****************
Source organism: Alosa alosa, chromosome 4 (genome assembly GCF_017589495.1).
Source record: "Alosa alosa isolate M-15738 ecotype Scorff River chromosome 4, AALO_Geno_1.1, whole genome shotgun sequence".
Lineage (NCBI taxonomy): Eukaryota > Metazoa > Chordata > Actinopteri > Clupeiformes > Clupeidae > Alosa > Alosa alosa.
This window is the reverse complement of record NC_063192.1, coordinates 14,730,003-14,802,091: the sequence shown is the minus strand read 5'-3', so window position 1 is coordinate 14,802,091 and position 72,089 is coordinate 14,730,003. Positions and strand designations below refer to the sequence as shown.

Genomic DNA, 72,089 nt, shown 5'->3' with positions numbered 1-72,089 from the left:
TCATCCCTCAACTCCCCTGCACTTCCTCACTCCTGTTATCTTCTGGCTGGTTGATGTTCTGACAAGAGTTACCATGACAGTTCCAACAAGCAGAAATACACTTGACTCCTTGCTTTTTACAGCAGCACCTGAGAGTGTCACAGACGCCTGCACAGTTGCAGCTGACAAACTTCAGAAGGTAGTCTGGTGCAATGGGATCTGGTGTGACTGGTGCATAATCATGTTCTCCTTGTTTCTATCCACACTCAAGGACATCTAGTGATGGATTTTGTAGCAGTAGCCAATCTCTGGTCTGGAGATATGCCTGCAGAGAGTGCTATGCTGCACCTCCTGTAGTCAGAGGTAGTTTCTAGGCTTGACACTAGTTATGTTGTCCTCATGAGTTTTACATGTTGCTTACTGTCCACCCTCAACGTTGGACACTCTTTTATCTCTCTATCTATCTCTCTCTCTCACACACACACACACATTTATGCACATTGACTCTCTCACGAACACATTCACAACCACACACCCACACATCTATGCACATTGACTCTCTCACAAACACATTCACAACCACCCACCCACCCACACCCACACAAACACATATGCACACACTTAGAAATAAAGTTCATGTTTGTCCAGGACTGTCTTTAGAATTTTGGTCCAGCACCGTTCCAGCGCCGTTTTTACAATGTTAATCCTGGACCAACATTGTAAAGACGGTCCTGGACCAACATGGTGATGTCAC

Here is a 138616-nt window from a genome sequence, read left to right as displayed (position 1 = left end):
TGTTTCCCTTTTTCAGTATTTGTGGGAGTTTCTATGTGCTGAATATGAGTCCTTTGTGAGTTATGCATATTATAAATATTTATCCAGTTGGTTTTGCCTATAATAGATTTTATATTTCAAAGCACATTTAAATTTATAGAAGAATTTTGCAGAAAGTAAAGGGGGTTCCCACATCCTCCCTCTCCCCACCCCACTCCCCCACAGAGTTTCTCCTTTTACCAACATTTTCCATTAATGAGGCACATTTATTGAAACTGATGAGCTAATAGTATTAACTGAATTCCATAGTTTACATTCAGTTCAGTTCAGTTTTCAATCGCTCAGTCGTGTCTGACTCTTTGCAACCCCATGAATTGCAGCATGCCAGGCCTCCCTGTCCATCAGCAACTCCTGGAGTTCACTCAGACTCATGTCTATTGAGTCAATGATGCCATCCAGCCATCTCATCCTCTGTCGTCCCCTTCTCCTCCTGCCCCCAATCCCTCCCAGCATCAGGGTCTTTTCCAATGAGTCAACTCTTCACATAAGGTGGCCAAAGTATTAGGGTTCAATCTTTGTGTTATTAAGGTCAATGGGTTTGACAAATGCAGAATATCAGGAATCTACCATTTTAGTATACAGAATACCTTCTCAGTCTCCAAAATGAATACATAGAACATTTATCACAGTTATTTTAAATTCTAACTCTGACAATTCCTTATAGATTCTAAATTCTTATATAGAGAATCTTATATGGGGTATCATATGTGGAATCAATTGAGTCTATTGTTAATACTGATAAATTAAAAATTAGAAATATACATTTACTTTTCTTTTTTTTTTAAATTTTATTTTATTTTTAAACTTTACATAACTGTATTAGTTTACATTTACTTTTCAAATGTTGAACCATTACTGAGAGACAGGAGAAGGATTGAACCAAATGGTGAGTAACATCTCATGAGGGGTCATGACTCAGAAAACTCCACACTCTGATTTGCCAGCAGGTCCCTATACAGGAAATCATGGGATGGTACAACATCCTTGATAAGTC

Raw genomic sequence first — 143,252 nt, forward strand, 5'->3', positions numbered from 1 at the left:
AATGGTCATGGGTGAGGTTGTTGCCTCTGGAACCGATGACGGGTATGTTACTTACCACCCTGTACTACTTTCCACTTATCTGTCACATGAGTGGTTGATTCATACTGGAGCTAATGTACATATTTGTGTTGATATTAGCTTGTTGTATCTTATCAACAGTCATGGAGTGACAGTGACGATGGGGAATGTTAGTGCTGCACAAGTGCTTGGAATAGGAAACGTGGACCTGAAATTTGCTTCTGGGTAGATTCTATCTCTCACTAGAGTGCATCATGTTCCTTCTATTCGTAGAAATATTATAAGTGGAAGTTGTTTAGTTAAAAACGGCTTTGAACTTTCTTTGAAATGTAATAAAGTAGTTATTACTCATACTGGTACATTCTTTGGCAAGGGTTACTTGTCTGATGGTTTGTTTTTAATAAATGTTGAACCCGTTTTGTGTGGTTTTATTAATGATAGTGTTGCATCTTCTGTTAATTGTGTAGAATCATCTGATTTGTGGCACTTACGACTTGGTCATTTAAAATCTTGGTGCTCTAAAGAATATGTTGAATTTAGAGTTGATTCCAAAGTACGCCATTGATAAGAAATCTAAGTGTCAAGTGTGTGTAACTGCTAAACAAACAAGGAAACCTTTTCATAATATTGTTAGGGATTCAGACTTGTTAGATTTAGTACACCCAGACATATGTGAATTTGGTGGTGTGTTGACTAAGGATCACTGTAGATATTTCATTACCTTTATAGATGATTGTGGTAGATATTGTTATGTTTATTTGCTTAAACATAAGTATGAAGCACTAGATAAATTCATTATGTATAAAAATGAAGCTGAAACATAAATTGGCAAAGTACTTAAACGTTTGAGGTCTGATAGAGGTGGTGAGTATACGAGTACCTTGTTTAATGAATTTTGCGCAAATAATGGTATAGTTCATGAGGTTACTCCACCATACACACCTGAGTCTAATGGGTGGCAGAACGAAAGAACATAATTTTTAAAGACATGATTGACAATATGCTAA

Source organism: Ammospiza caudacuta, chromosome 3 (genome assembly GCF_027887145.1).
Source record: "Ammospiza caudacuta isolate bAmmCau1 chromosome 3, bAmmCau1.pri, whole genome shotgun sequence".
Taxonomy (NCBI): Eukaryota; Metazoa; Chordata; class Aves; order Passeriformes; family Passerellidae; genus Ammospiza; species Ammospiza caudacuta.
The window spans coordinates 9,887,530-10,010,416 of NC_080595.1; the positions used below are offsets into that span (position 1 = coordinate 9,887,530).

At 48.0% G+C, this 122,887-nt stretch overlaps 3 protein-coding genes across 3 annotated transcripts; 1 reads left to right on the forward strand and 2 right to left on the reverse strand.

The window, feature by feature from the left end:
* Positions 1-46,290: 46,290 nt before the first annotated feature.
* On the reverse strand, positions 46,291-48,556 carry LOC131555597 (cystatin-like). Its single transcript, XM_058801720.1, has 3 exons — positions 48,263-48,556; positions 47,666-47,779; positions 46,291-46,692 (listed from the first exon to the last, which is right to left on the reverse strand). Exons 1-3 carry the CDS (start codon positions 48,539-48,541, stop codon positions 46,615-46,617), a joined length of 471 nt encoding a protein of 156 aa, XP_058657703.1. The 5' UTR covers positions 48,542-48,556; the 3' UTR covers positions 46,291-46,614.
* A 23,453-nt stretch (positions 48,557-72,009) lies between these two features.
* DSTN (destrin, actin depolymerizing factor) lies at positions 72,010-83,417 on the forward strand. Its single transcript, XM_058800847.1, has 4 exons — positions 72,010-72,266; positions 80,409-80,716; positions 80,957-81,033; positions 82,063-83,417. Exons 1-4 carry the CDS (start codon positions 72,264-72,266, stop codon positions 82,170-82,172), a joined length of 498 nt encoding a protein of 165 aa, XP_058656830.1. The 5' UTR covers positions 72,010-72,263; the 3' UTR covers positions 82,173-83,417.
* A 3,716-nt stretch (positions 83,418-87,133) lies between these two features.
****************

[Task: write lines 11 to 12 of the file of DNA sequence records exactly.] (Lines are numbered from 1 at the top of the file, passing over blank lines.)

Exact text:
Source organism: Ammospiza caudacuta, chromosome 3 (genome assembly GCF_027887145.1).
Source record: "Ammospiza caudacuta isolate bAmmCau1 chromosome 3, bAmmCau1.pri, whole genome shotgun sequence".